Quakertown’s Lack of Acknowledgement for Religion

Quakertowns Lack of Acknowledgement for Religion

Lily Davis, Staff Writer

Quakertown School District does not give many days off of school, but when they do it is often to celebrate Christian and Catholic holidays. The school board often fails to acknowledge other holidays not only by failing to cancel school but by not addressing them in class or on the school calendar.

 For Quakertown’s 2021 winter break, the school was closed from December 24th to the 31st. Christmas day takes place on the 25th of December so everyone can celebrate the holiday, but what about the students that don’t celebrate this particular holiday? The title “winter break” is disguised to hide the fact that it’s a break clearly designated for Christmas. Classes supply crafts and activities that revolve around this holiday with no consideration given to those students who may not celebrate it. Teachers create countdowns and coloring pages of Christmas trees only to leave the other students feeling uncomfortable and forced to participate in holidays that they don’t celebrate. In 2016, Hanukkah fell on the same day as Christmas Eve, yet Christmas was still prioritized. Yes, more Quakertown students celebrate it, but in a climate that is increasingly geared toward inclusivity, every holiday should be addressed. How can all students feel included in the Quakertown community when they are not equally represented? It is the school’s responsibility to make students aware of all religious holidays, and at the very least, acknowledge (if not celebrate) the holidays that are important to the minority Quakertown student population. Students feel uncomfortable and out of place when school, a place of community education, intentionally excludes many of the holidays celebrated by its community.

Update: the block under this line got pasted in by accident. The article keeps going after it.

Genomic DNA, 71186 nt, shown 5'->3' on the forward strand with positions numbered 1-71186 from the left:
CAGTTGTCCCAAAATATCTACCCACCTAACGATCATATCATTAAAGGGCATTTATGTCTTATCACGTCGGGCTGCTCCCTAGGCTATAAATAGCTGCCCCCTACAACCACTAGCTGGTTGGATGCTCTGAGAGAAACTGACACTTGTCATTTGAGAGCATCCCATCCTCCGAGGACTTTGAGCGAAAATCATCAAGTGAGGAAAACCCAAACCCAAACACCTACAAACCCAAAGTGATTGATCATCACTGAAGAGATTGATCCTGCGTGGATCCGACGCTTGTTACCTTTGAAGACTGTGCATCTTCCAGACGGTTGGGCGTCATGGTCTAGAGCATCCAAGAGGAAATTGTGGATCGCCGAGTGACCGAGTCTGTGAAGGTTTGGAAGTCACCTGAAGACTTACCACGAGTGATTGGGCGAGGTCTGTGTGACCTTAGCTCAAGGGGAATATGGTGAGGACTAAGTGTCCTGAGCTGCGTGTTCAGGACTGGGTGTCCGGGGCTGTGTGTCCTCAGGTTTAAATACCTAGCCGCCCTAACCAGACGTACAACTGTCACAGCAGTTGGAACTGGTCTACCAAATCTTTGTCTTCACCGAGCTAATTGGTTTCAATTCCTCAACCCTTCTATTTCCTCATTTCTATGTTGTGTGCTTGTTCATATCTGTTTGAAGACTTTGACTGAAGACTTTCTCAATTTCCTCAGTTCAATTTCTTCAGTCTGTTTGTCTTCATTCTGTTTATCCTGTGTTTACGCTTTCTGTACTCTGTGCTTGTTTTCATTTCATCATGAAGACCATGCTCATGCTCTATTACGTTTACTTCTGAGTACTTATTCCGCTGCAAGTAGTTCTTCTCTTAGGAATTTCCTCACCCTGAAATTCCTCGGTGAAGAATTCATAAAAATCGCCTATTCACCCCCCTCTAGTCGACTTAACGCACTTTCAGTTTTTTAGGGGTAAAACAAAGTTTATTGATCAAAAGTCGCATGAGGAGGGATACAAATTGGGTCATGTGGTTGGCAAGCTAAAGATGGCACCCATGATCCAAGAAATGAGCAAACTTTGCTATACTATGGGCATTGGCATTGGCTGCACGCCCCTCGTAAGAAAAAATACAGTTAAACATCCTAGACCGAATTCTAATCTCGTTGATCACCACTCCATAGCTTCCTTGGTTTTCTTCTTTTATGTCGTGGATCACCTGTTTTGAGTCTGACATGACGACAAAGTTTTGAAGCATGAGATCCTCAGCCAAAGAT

The Quakertown Community, although diverse, primarily consists of Christian/Catholic students. Although this makes up about 50% of the student population, there is still a large handful of students that celebrate something else. Some of the most commonly excluded religions in Quakertown include Judaism, Islam, Hinduism, and many more. It’s understandable that the school district appeals to the majority and cancels school for the most widely-celebrated holidays, but it’s not okay to ignore the students with different beliefs. School obviously can’t open for every single religious day, but it’s reasonable to want schools to address the various important holidays that a diverse student population might celebrate.  Although Quakertown schools do excuse absences for religious reasons, students still miss class and risk the chance of falling behind. Also, many students who participate in sports cannot attend activities due to the Quakertown policy that does not permit students to attend sporting events if they missed the previous day of school. A Jewish Quakertown student was asked their opinion on the way the school handles religious holidays and she stated, “I hate feeling isolated and left out. I wish our holidays were at least reflected on the calendar.” 

Schools seem to have no trouble granting holiday breaks on such holidays as Thanksgiving, Presidents Day, and Easter out of respect, so where’s the respect for Jewish, Muslim, and Indian holidays? One of the most popular holidays in India, Diwali, a five-day festival of lights, is not even mentioned on the Quakertowns school calendar. On September 16th, 2021, Quakertown had a non-instructional day but failed to mention it was for Yom Kippur, one of the holiest Jewish holidays. 

Some states have already made progress by giving schools off for holidays other than Christian holidays. For example, according to Metea Media, “New York schools close for major Jewish holidays, and as of 2015, two days are given for Muslims to observe Eid.” As time progresses one can only hope the school system will see its flaws and make changes to the school calendar. By acknowledging every important holiday, all students at Quakertown will feel included and comfortable within themselves and their religion. Found under the Diversity section of Quakertowns homepage, they state that“ The Quakertown Community School District is committed to showing respect and tolerance of all individuals who learn and work in our school community.” It is important that the school district follows through with this statement and gives students and teachers off for the days that are special to their religion in order to bring the community closer.